Sometimes, Tig Notaro imagines an alternate reality, one in which she never got onstage at Largo in Los Angeles on August 3, 2012 and declared to the audience, “Good evening, hello. I have cancer.”
In the half-hour standup set, which Louis C.K. released on his website in October 2012, Notaro describes a sequence of events that sounds too catastrophic to be real: First, she contracted pneumonia, followed by a life-threatening stomach infection that made eating nearly impossible. Then her mother died. Then she and her girlfriend broke up. Then she was diagnosed with cancer.
“I had taken my mother off life support and I was deteriorating,” Notaro said during an interview at a New York event for the show. “My childhood bed is very high off the ground, and I was lying under my childhood bed. My mother’s dead, and I just have my stoic stepfather and my brother. I didn’t feel close to them in the way that I would have brought my mother into my illness and my sadness. I think back to that, how I thought I was going to be dead in a month or two and no part of me thought that this would be a movie or a TV show or a book or a standup set.”
Four years later, that string of calamities has led to all of the above. Last year, HBO released a one-hour comedy special titled Tig Notaro: Boyish Girl Interrupted, and Netflix released a documentary, Tig, chronicling the 45-year-old comic in the year following that 2012 Largo set. In June, Notaro published a memoir, I’m Just a Person. And on Friday, her autobiographical series, One Mississippi, which she created with Diablo Cody, will be available to stream on Amazon Prime.
Notaro describes the show as “loosely based” on her life. The first episode — which follows Tig-the-character as she travels from L.A. to the fictional Bay Saint Lucille, Mississippi to take her mother off life support — hews closer to reality than the following five, in which Tig stays in her hometown with her emotionally stunted brother, Remy (Noah Harpster), and her stepfather, Bill (John Rothman), whom Tig describes as having a temperament “somewhere between room temperature and sleet.” “Can’t we just be a family for five minutes?” she asks Bill when they return from the hospital to her childhood home. “Not legally,” he replies.
Tig and Bill’s chilly relationship is a focal point of One Mississippi, and although we generally see Bill through Tig’s eyes, Rothman’s excellent, nuanced performance elicits sympathy for a man who is clearly dealing with the loss of his wife in the best way he can — even if his stepchildren can’t see it. “Trying to create order out of chaos is his struggle,” Rothman told Flavorwire. “And it’s impossible.”
Like Amazon original comedies Transparent and Fleabag, the latter of which will be available to stream next week, One Mississippi finds humor in grief and family dysfunction. Louis C.K. is an executive producer, and like his FX series, Louie, One Mississippi features the odd surrealist reverie that highlights the absurdity of a serious moment. In the first episode, Tig imagines wheeling her dead mother through the hospital corridor and waving while the staff cheers her on; in the sixth and last episode, she has a fantasy slumber party with her mother while visiting her grave.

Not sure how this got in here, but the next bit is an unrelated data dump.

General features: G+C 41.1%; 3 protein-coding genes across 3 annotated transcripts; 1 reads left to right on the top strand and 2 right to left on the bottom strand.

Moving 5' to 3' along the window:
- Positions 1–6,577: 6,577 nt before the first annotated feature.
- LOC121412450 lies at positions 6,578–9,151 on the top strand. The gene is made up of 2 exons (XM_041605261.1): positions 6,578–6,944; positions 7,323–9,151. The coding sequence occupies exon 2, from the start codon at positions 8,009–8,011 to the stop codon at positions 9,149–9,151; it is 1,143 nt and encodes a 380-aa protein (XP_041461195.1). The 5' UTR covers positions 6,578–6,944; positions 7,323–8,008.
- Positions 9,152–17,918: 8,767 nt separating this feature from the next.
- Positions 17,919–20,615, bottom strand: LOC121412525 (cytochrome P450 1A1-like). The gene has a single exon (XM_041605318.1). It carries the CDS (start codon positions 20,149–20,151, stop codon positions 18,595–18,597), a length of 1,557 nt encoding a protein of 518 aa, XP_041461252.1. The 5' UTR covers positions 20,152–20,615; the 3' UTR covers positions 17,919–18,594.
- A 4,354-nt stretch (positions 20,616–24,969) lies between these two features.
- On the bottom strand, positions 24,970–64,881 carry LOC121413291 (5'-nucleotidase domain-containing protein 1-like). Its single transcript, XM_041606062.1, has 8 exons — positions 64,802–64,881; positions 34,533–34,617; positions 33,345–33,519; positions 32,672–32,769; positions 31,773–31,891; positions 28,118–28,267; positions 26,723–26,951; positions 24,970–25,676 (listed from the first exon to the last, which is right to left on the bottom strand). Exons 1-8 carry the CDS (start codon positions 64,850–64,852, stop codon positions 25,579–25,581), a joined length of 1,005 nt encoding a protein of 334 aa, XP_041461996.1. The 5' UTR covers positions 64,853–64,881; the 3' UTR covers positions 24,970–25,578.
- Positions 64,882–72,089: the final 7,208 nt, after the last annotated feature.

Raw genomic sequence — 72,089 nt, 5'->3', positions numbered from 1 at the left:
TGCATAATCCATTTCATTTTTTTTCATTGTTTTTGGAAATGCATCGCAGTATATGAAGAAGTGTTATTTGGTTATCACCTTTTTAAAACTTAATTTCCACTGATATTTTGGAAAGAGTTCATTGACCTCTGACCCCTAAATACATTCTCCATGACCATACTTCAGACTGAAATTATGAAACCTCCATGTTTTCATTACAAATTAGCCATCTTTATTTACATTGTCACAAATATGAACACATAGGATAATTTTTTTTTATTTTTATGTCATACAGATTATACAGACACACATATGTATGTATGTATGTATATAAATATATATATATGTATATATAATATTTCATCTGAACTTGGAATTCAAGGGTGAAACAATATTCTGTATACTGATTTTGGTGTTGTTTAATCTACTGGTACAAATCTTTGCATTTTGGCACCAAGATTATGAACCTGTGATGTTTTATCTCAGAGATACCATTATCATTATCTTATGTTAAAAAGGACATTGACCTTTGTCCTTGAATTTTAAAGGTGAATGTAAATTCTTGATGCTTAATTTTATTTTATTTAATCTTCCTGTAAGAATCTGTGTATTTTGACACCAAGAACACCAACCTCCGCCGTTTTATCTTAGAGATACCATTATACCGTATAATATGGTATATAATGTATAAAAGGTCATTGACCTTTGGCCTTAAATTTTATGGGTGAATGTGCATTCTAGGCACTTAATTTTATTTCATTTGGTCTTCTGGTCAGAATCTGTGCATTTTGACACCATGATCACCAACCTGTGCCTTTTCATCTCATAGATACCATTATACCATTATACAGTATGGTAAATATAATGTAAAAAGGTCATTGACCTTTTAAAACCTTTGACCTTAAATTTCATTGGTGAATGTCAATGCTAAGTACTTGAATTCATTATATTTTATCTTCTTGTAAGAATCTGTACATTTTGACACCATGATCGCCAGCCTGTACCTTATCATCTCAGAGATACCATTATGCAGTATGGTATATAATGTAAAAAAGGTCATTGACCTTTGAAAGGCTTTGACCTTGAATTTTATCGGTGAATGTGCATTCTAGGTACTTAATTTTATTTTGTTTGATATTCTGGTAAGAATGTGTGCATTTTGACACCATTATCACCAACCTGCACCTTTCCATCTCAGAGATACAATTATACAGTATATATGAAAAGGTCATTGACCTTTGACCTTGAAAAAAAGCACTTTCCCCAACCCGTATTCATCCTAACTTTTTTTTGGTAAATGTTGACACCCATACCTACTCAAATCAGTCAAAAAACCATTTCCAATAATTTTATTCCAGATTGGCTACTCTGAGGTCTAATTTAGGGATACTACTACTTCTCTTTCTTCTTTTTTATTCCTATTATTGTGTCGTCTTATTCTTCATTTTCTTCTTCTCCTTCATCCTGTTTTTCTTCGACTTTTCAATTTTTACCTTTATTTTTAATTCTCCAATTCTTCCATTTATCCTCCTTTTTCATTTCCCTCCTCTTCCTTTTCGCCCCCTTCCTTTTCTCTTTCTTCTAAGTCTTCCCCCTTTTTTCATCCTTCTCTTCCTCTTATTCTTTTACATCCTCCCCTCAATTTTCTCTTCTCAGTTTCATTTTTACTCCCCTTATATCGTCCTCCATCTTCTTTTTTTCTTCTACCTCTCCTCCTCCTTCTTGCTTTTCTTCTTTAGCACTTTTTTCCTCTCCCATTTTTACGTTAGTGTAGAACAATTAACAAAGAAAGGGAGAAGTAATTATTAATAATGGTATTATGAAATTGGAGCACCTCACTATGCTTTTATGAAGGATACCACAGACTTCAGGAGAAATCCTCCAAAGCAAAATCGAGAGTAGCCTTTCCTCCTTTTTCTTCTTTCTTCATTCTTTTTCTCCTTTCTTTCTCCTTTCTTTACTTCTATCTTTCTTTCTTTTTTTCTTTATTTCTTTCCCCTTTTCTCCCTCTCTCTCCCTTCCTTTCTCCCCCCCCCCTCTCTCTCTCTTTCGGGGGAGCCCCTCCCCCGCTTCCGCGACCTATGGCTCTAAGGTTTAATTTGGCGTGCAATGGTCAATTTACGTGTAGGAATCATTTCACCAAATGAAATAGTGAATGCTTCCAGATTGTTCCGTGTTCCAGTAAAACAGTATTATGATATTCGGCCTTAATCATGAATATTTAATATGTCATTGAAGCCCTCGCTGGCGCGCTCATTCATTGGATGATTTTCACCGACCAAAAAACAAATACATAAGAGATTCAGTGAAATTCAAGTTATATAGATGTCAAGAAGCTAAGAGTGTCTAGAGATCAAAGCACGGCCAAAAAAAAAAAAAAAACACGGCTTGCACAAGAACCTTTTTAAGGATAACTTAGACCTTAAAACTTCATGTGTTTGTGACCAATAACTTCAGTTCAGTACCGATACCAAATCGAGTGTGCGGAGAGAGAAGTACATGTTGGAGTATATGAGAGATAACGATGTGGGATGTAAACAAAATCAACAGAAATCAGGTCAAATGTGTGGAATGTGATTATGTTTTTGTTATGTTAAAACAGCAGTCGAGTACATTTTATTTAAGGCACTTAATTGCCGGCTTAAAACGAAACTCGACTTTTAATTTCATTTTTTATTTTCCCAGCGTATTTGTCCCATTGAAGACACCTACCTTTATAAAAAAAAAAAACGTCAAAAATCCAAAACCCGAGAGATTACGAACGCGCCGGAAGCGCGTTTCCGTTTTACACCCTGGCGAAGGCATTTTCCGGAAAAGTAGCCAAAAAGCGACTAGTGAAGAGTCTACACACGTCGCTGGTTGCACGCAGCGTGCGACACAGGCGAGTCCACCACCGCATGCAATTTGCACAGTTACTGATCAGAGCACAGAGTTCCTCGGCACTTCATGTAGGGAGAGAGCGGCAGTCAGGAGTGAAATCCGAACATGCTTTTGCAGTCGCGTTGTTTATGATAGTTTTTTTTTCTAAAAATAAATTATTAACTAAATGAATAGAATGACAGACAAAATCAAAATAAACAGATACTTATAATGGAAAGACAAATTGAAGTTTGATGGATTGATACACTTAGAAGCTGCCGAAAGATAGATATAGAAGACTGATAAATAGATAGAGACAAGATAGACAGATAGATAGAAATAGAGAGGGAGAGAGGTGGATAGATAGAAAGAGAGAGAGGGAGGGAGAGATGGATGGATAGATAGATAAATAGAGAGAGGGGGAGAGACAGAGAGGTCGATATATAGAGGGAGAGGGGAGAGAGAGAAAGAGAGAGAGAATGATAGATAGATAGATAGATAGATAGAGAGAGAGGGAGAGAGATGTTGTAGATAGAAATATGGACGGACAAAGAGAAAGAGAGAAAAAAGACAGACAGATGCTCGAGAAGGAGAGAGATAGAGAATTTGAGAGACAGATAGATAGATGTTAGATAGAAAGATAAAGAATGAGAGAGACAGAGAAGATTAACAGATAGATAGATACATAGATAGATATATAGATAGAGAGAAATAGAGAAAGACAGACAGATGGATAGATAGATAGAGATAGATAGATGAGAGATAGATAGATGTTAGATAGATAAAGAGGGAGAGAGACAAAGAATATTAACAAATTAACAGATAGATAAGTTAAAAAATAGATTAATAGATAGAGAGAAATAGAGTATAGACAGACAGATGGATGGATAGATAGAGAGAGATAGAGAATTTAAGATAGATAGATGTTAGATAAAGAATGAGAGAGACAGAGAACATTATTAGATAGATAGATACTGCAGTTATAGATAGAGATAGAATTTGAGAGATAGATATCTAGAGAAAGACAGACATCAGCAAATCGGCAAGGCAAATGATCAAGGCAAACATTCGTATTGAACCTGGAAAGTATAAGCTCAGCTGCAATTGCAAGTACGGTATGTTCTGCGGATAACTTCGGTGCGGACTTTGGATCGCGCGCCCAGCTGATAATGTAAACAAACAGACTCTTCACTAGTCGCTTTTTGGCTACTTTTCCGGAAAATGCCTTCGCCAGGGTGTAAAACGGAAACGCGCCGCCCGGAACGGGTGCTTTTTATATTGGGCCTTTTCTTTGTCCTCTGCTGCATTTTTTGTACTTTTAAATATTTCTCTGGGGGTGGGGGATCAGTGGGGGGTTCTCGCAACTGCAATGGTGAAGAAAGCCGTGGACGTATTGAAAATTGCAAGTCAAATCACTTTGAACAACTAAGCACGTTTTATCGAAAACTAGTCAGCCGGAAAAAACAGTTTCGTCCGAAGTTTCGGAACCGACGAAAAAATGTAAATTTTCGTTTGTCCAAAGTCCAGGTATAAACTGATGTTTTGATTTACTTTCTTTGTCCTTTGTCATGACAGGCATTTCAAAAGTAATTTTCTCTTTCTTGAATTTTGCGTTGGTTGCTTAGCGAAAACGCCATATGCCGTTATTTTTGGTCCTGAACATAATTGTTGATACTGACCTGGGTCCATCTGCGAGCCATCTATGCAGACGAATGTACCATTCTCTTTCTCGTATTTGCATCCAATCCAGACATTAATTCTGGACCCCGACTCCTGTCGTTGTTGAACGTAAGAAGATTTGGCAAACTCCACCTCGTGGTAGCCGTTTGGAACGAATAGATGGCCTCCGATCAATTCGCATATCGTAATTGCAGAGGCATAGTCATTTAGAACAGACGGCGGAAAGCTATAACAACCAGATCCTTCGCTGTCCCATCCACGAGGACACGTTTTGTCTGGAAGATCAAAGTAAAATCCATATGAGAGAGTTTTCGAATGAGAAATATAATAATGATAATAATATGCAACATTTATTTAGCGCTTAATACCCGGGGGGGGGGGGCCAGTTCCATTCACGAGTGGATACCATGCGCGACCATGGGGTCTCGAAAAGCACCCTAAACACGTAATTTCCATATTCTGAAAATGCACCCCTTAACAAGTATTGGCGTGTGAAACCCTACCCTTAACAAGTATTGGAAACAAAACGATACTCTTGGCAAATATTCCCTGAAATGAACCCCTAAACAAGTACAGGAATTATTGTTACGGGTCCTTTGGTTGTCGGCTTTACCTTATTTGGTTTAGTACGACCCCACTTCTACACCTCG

Although the actors are quick to point out that much of the series is fictional, Rothman admitted to me that it was “scary” to play a part based on an actual living relative. Notaro said her stepfather and brother have seen and “really liked” the pilot. “But my stepfather, when I’ll ask him, ‘Oh Rick, what’d you think of how that character responded to this or that?’ He’s like, ‘It’s great. I mean, it’s fictional, right?’” Notaro said. “I think he’s taking it with a grain of salt and looking at it as entertainment and not trying to read too much into anything.”
Still, Notaro’s co-stars are very aware of the responsibility of recreating such a tender moment in her life onscreen. Harpster — who hasn’t yet met Tig’s real brother — told Flavorwire he treated the series “as a straight drama,” and found humor in the camaraderie between the siblings. “They entertain each other in sad moments. It’s about this side-eye from your sibling — the church giggles. That’s what my [onscreen] relationship with Tig is to me — when you’re in a situation that’s uncomfortable, but you have no other choice but to sit across from this person whom you love and look them in the eye.”
Notaro — who told me she doesn’t “identify with being an actor” — simply tried to remember her lines and be herself. Her character’s bone-dry wit and low-key, almost monotonous tone of voice will be familiar to fans of her standup. “I’m doing my best at being myself in those scenarios and situations that may or may not be fictional,” she said.
“The sequence of events that led to this show are mind-blowing,” Harpster said. “This is a real thing with real people with real feelings, and real consequence. And I think that set the tone for the show in a lot of ways.”
One Mississippi may be about the death of a loved one, but the show is buoyed by a sense of hope that clearly springs from Notaro herself, who is now cancer-free and married with twin babies. “I’m breathing,” Notaro marveled. “I’m so aware. Because I really made that decision to be honest onstage that night.” And while she “wasn’t immediately laughing when I got the news that I had invasive cancer,” the comedian in her couldn’t deny the farce of the situation.
“I got diagnosed with cancer and I was like, this is hilarious how bad my life is,” Notaro said. “My mother is dead and I can’t eat food and I broke up with my girlfriend and now I have invasive cancer! I don’t care! I’m scared I would have just held it all in, because I was plotting with my manager how to keep everything a secret. And it’s really sad to think of carrying all that on my own.”
One Mississippi is available to stream on Amazon Prime.